He has the usual concluding chapter saying the usual ridiculous things about modern Druidry. I came to the conclusion long ago that authors use this sort of thing as a shield. Certain topics are highly suspect in the academic world: Druids, witches, goddesses, drugs, the occult, and magic can ruin a scholar’s reputation. By clearly indicating that they think that the vast majority of what is written on these subjects is trash, and by making fun of people who take these things seriously, the scholar says to his peers, “See, l’m not one of those people. Those people are nuts. I’m serious, I’m not like them, I’m like you.”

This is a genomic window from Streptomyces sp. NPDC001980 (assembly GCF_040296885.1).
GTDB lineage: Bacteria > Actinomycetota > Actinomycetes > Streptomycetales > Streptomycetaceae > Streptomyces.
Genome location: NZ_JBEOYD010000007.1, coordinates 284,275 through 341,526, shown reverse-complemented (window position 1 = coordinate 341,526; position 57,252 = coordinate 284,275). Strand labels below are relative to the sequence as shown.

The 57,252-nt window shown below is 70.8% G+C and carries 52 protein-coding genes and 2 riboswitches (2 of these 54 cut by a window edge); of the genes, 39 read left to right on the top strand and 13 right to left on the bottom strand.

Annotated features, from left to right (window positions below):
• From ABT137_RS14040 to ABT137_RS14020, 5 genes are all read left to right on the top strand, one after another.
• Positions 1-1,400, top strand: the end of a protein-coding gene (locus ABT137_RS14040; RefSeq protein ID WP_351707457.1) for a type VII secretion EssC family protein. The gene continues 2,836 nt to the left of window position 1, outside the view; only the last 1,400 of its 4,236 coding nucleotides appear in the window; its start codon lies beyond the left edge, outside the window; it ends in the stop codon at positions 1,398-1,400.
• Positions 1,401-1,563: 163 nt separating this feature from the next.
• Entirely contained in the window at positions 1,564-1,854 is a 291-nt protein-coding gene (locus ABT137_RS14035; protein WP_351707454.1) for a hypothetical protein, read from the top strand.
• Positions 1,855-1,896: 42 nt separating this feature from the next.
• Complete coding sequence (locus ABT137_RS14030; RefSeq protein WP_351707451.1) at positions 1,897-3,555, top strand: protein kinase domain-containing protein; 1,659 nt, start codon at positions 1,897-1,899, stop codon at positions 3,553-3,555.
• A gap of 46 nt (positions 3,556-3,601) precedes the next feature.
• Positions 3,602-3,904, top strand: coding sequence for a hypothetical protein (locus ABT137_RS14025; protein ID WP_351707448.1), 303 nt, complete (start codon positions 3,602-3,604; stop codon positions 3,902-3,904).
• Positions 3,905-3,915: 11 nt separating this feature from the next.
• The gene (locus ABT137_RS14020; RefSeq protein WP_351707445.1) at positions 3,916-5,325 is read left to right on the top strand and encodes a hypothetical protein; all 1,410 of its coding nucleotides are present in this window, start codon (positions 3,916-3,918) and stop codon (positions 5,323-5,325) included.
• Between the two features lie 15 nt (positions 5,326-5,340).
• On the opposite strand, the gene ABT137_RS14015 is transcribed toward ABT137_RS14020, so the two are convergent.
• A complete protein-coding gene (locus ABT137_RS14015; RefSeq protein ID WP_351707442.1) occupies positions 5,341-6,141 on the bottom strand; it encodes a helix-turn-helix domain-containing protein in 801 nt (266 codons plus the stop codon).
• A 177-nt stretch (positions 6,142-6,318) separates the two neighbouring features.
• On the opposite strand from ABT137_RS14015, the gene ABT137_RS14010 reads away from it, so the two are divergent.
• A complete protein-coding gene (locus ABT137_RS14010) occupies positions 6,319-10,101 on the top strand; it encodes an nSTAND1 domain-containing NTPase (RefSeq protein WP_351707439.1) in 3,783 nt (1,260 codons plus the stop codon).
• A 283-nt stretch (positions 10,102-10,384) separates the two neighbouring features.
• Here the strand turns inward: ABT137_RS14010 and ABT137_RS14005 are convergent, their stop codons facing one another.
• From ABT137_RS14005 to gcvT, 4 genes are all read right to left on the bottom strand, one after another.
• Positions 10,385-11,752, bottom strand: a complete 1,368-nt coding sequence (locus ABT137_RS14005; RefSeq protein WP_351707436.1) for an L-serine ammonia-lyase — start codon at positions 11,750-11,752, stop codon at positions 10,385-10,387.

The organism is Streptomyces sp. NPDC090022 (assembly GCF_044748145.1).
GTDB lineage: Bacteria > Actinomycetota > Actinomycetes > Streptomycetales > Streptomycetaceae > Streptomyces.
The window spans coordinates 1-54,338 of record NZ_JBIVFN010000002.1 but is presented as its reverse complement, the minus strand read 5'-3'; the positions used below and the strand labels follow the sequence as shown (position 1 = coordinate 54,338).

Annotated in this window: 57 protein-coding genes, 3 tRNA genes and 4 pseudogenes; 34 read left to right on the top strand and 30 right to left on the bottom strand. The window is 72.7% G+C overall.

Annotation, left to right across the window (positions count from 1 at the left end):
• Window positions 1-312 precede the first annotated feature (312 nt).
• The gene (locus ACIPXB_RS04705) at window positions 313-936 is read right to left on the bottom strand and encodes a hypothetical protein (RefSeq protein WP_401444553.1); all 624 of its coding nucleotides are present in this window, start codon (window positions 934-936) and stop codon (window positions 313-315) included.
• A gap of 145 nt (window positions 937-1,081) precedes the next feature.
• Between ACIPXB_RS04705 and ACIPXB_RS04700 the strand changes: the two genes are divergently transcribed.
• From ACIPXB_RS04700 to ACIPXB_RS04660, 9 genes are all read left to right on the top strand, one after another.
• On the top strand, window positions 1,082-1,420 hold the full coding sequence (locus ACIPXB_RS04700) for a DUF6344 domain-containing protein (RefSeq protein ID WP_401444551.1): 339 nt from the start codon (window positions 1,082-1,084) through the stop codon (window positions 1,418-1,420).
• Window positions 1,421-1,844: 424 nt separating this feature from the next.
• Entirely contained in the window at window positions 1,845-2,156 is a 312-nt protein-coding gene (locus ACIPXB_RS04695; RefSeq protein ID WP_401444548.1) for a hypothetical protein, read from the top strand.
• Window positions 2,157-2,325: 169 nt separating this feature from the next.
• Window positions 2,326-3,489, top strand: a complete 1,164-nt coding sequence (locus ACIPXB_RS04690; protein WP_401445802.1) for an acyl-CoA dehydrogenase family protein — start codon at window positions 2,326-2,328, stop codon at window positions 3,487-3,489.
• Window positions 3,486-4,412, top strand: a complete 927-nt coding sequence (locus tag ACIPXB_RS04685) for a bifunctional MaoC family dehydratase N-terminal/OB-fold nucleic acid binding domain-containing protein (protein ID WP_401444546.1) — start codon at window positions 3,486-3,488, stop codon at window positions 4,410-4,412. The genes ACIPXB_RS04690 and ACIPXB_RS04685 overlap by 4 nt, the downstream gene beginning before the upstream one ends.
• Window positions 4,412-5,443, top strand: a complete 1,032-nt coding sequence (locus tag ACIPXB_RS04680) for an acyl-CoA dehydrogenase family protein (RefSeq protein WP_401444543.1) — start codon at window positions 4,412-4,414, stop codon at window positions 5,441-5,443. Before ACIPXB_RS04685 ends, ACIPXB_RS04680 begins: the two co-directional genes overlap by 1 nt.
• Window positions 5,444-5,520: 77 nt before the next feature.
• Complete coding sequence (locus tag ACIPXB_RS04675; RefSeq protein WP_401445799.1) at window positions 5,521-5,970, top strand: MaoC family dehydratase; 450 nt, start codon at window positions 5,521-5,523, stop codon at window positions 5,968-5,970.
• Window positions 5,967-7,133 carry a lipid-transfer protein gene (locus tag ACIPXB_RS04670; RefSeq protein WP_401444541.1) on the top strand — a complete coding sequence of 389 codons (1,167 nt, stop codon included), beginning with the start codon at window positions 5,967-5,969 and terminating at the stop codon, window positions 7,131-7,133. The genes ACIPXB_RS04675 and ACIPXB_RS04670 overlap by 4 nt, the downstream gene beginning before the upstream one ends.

With all of that said, I would still recommend this book to anyone studying Druidry. It’s been very influential among people that Ellis would call “New Age Celts” and I think it’s appropriate that we read this as part of our education. If I were to recommend just one book about the ancient Druids, it wouldn’t be this one, but if I were to make a list, this would be on it. There are, as I said, good parts – you just have to wade through the speculation and vague references to get there.

Edit – I just took out some bits that I felt in retrospect were inappropiately snarky and read like personal put-downs of Ellis – I’m perfectly ok with putting down parts of his book but putting down the author is kind of tacky. I left the full review up over on my vox page, since I’m allowed to be snarky and tacky over there – that’s what that blog is for.